Postby DrTeeth » Sat Mar 02, 2019 12:26 pm

On Wed, 27 Feb 2019 19:30:21 PST, just as I was about to take a herb,
TeraByte Support disturbed my reverie and wrote:

>Thanks for the kind words. I'm good, he's done thousands (does 3 to 5 a week), my surgery took just a bit over an hour.
>
>My main objective is to let others know that these type of options exist and they are not a scam or too good to be true.

Beware medical testimonials from non-medical people. What works for
one person will not work for another. I speak as somebody who has
worked in the medical field for over 37 years. Such testimonials never
mention the risks as the writer is medical civilian.

The internet is the bain of many medical professionals. Many times a
week I have patients telling me something about the "latest thing" in
dentistry or medicine. The trouble is, one needs a LOT of medical
knowledge to evaluate such stuff and non-medical people believe nearly
everything that they read on a nice-looking site.

Just because somebody does loads of any procedure does not mean that
they are good or likely to have less complications than anybody else.

Also, somebody who says that they refuse to take pain meds, but say
they have taken "tons of NSAIDs", which are pain killers. Also it is
not the quantity of anything that makes one allergic. I can pick many
more medical holes in the OP.

I also speak of somebody who has had about 10 spinal operations in the
past 11 years and had a raft of complications. None of which were
caused by negligence or incompetence. My last surgeon operates on the
British Royal Family so not too shabby then.

--
Cheers,

DrT

** Amateurs built the Ark, but professionals built the Titanic.**
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Re: Artifical Disc Replacment (ADR)

Postby TeraByte Support » Sun Mar 03, 2019 1:39 am

There is no payment. I offer the results for free. if anyone wants to be
potentially fixed instead of just patched or managed, they should look in
to it.


"DrTeeth" wrote in message news:16730@public.tech.misc...

> David, I sincerely wish you well, but please, stick to what you know
> so you do not sound like a paid endorsement.
TeraByte Support
 
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Re: Artifical Disc Replacment (ADR)

Postby mjnelson99 » Sun Mar 03, 2019 9:22 am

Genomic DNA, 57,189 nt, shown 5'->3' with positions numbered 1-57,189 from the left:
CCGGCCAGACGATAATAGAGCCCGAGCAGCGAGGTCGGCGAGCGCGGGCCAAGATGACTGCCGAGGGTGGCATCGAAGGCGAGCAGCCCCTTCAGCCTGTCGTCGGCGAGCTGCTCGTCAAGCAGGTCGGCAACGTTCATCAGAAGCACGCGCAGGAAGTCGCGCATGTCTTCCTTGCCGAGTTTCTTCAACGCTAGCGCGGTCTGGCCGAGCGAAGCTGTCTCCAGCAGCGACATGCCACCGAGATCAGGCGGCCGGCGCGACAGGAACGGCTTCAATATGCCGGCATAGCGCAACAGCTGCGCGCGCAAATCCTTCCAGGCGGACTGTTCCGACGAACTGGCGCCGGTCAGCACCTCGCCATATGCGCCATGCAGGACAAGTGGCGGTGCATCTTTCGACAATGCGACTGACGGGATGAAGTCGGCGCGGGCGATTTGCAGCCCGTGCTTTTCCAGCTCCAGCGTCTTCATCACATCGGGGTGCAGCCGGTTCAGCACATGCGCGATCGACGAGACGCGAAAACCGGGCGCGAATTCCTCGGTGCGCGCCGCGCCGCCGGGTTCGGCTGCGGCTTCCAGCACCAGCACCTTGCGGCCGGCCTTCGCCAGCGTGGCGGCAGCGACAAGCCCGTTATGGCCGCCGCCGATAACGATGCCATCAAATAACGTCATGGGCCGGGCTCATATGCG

I have been investigating many medical issues. I enjoyed reading the
experiences shared. It may actually assist me at some point.

On 3/3/2019 2:39 AM, TeraByte Support wrote:
> There is no payment. I offer the results for free. if anyone wants to be
> potentially fixed instead of just patched or managed, they should look in
> to it.
>
>
> "DrTeeth" wrote in message news:16730@public.tech.misc...
>
>> David, I sincerely wish you well, but please, stick to what you know
>> so you do not sound like a paid endorsement.
>
>
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Re: Artifical Disc Replacment (ADR)

Postby DrTeeth » Mon Mar 04, 2019 4:02 am

On Sun, 3 Mar 2019 08:22:47 PST, just as I was about to take a herb,
MJNelson disturbed my reverie and wrote:

>I have been investigating many medical issues. I enjoyed reading the
>experiences shared. It may actually assist me at some point.

Could you please tell me how you can evaluate and understand medical
procedures without any formal medical training? By that I mean doctor
or dentist. A nurse does not count. I once met a nurse that believed
that her dog was allergic to *all* electro-magnetic radiation FFS.

A non-medical person cannot separate medical fact/orthodoxy from the
rubbish that is on the internet. Look up "Morgellon's Syndrome" for a
good illustration.

I consistently come across patients who tell me that their amalgam
fillings cause all sorts of problems. The *fact* that there has not
been any such finding by extensive peer-reviewed research does not
interest them. These nutters, for that is what they are, then have the
temerity to insult this dentist of more than 37 years experience as
they think that they know more than I. I also have military-grade
training in emergency medicine to be a number 2 doctor in a field
hospital and extensive anaesthetic training.

Patients cannot separate the wheat from the chaff. I have MANY more
examples of misguided beliefs if this thread carries on.
--
Cheers,

DrT

** Amateurs built the Ark, but professionals built the Titanic.**
DrTeeth